From Undergrad to PhD; How Important are "Research Circles"?Watch
If anyone has had any experience related to this or who has any advice I would be really grateful for a response, thank you.
I don't think you have to stay at the university you did your undergraduate degree at but whether you stay or go somewhere else it will be important to build connections and try to do things that will make you standout from the next candidate
Unless you already "have an in" with a potential PhD supervisor at your current institution (e.g. you've done dissertation/summer research projects/other work etc with them already, and they're keen on taking you on for a PhD and are a good supervisor and are relevant in their field) I don't think it's particularly important. I'm inclined to believe as above, it is probably worthwhile to do some of your graduate work at least at another university (it's not necessarily uncommon to do your UG at one uni, masters elsewhere, then return to your alma mater for your PhD), which will help you see what things are universal (or at least common) in academia/the HE sector and which things are peculiarities of your institution (and whether those are in it's favour or not).
Of course, even if you aren't already set up with a given supervisor, if you like your current institution and the area you would be living in (this is important because it's another 3-4 years for the PhD minimum and you want to make sure you're happy to live there - and it's generally a lot harder to "transfer" in a PhD than as an undergrad), then by all means stick with it. I don't think you should specifically stay there for any other reason though and I don't think there is any reason to believe staying at one institution confers any real benefit in either the long or short run.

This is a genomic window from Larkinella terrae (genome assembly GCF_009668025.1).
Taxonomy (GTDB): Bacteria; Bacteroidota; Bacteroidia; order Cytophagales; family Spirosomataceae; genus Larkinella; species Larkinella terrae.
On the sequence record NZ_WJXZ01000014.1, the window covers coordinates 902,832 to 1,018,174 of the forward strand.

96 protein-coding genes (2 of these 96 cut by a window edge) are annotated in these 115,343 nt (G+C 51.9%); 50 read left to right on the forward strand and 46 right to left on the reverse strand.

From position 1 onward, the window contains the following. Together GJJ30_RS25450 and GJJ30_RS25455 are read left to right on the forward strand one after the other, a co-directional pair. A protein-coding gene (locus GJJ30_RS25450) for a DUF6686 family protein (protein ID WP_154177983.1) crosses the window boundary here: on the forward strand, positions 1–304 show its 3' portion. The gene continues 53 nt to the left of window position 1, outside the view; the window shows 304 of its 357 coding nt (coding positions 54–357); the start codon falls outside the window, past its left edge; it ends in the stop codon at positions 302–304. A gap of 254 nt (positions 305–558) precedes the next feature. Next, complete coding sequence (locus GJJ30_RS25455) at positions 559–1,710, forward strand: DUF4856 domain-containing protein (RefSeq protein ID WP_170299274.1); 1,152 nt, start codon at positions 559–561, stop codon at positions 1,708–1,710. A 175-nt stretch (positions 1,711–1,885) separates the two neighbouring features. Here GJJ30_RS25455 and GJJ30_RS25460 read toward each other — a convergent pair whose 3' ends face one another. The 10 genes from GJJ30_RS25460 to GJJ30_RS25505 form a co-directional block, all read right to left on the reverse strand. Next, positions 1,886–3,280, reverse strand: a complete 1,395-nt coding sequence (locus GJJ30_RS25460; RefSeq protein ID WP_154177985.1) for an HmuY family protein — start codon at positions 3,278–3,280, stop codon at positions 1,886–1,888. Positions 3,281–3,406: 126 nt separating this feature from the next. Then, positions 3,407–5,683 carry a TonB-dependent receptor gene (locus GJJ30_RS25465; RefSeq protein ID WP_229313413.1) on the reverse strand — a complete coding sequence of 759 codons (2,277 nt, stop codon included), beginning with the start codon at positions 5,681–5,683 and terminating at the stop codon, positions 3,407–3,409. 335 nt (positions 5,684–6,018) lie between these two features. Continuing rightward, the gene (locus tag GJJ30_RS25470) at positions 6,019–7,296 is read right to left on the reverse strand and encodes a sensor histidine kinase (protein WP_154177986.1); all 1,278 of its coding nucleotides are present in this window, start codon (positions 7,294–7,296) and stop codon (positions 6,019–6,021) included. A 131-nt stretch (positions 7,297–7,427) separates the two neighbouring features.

I would note, for some areas of research, they are relatively uncommon and there are only a few departments really active in those areas. Thus it tends to be researchers in that area often come from those one or two departments, and often they may well have started their undergraduate careers there and been exposed to that area in UG teaching which may not have been present in other universities. Thus your observation that people in your area often stick in the same university might be something of a self selection matter - that they were exposed to the area as an undegraduate, and the department was actively involved in research there and might be one of only a few that is, and thus they ended up only applying there and a couple other places and decided to stay where they are. Equally, those studying elsewhere may not have been exposed to that subject area, and then been less likely to apply to masters/PhD courses in that area.
I would not worry about it too much. Do a research project at your current uni, see what you thought of it - is that area for you, is it not for you, did you get on with the supervisor or rule things out. What did you learn from it etc.
If you go to another institution for a master's degree that gives you two perspectives as said above and two lots of circles. I can think of at least three PhD Psychology students who switched uni between the different levels.
The only person I know well that stayed at the same institution undergrad/DPhil/PhD/EngD regrets doing their doctorate there. They say they chose the wrong one (still all right and given them a career) and they should have applied for more than one elsewhere.
You'll have a lot of time to think about this as there's a lot to consider for a master's degree and a very hot debate about whether they are worth doing in Psychology. It will be the written blurb for the application for PhD funding that will require a lot of though later on.
Answer: it depends.